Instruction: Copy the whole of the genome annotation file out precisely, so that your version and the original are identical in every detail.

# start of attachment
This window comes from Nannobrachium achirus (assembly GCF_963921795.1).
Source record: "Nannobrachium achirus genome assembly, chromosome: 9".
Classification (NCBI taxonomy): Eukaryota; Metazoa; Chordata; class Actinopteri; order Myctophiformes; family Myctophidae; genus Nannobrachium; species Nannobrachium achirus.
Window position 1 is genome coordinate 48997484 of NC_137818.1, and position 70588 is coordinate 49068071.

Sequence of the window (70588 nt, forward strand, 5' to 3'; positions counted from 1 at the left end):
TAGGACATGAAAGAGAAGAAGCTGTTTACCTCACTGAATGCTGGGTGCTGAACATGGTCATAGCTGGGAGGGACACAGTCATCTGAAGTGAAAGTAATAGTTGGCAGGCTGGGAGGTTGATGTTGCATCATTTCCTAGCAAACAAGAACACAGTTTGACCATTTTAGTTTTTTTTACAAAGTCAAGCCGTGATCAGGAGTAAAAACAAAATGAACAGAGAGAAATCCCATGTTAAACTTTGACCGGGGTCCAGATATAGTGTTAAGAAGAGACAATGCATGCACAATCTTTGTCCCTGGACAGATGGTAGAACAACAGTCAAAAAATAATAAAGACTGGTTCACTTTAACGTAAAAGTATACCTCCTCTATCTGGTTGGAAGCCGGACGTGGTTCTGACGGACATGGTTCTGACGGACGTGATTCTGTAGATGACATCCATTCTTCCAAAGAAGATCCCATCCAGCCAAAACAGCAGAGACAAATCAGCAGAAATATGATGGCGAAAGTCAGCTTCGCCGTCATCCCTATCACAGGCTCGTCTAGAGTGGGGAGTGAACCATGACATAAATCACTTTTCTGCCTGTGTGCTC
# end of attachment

This window comes from Nannobrachium achirus (assembly GCF_963921795.1).
Source record: "Nannobrachium achirus genome assembly, chromosome: 9".
Classification (NCBI taxonomy): Eukaryota; Metazoa; Chordata; class Actinopteri; order Myctophiformes; family Myctophidae; genus Nannobrachium; species Nannobrachium achirus.
Window position 1 is genome coordinate 48997484 of NC_137818.1, and position 70588 is coordinate 49068071.

Sequence of the window (70588 nt, forward strand, 5' to 3'; positions counted from 1 at the left end):
TAGGACATGAAAGAGAAGAAGCTGTTTACCTCACTGAATGCTGGGTGCTGAACATGGTCATAGCTGGGAGGGACACAGTCATCTGAAGTGAAAGTAATAGTTGGCAGGCTGGGAGGTTGATGTTGCATCATTTCCTAGCAAACAAGAACACAGTTTGACCATTTTAGTTTTTTTTACAAAGTCAAGCCGTGATCAGGAGTAAAAACAAAATGAACAGAGAGAAATCCCATGTTAAACTTTGACCGGGGTCCAGATATAGTGTTAAGAAGAGACAATGCATGCACAATCTTTGTCCCTGGACAGATGGTAGAACAACAGTCAAAAAATAATAAAGACTGGTTCACTTTAACGTAAAAGTATACCTCCTCTATCTGGTTGGAAGCCGGACGTGGTTCTGACGGACATGGTTCTGACGGACGTGATTCTGTAGATGACATCCATTCTTCCAAAGAAGATCCCATCCAGCCAAAACAGCAGAGACAAATCAGCAGAAATATGATGGCGAAAGTCAGCTTCGCCGTCATCCCTATCACAGGCTCGTCTAGAGTGGGGAGTGAACCATGACATAAATCACTTTTCTGCCTGTGTGCTC